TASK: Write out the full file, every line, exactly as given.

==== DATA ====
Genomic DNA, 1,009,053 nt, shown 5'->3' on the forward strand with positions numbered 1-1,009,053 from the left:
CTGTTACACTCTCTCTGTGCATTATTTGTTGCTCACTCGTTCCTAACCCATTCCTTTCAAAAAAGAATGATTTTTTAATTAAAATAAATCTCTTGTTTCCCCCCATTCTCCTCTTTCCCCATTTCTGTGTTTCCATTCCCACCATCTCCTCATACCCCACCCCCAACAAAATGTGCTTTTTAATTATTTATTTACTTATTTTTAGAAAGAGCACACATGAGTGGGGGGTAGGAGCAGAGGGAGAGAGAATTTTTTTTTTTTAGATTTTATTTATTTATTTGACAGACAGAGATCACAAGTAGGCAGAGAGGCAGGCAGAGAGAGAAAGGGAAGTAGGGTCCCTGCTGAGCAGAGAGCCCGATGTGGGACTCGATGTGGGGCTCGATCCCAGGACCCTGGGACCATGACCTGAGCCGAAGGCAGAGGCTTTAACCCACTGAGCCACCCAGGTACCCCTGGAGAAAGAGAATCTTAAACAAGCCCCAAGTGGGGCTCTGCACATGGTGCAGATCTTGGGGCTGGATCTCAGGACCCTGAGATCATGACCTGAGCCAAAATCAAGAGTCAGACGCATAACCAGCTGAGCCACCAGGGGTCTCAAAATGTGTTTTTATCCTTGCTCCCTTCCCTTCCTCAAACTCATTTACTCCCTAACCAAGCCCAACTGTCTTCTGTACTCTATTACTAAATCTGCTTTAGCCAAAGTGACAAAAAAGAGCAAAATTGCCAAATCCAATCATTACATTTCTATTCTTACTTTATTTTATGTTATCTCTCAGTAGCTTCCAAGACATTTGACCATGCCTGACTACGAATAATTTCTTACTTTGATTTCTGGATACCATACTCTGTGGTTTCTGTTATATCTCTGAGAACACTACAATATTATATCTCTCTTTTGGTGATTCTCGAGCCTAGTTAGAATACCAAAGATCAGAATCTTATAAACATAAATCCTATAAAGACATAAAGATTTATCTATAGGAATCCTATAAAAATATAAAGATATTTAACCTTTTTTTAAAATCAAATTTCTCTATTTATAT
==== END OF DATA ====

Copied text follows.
Genomic DNA, 1,009,053 nt, shown 5'->3' on the forward strand with positions numbered 1-1,009,053 from the left:
CTGTTACACTCTCTCTGTGCATTATTTGTTGCTCACTCGTTCCTAACCCATTCCTTTCAAAAAAGAATGATTTTTTAATTAAAATAAATCTCTTGTTTCCCCCCATTCTCCTCTTTCCCCATTTCTGTGTTTCCATTCCCACCATCTCCTCATACCCCACCCCCAACAAAATGTGCTTTTTAATTATTTATTTACTTATTTTTAGAAAGAGCACACATGAGTGGGGGGTAGGAGCAGAGGGAGAGAGAATTTTTTTTTTTTAGATTTTATTTATTTATTTGACAGACAGAGATCACAAGTAGGCAGAGAGGCAGGCAGAGAGAGAAAGGGAAGTAGGGTCCCTGCTGAGCAGAGAGCCCGATGTGGGACTCGATGTGGGGCTCGATCCCAGGACCCTGGGACCATGACCTGAGCCGAAGGCAGAGGCTTTAACCCACTGAGCCACCCAGGTACCCCTGGAGAAAGAGAATCTTAAACAAGCCCCAAGTGGGGCTCTGCACATGGTGCAGATCTTGGGGCTGGATCTCAGGACCCTGAGATCATGACCTGAGCCAAAATCAAGAGTCAGACGCATAACCAGCTGAGCCACCAGGGGTCTCAAAATGTGTTTTTATCCTTGCTCCCTTCCCTTCCTCAAACTCATTTACTCCCTAACCAAGCCCAACTGTCTTCTGTACTCTATTACTAAATCTGCTTTAGCCAAAGTGACAAAAAAGAGCAAAATTGCCAAATCCAATCATTACATTTCTATTCTTACTTTATTTTATGTTATCTCTCAGTAGCTTCCAAGACATTTGACCATGCCTGACTACGAATAATTTCTTACTTTGATTTCTGGATACCATACTCTGTGGTTTCTGTTATATCTCTGAGAACACTACAATATTATATCTCTCTTTTGGTGATTCTCGAGCCTAGTTAGAATACCAAAGATCAGAATCTTATAAACATAAATCCTATAAAGACATAAAGATTTATCTATAGGAATCCTATAAAAATATAAAGATATTTAACCTTTTTTTAAAATCAAATTTCTCTATTTATAT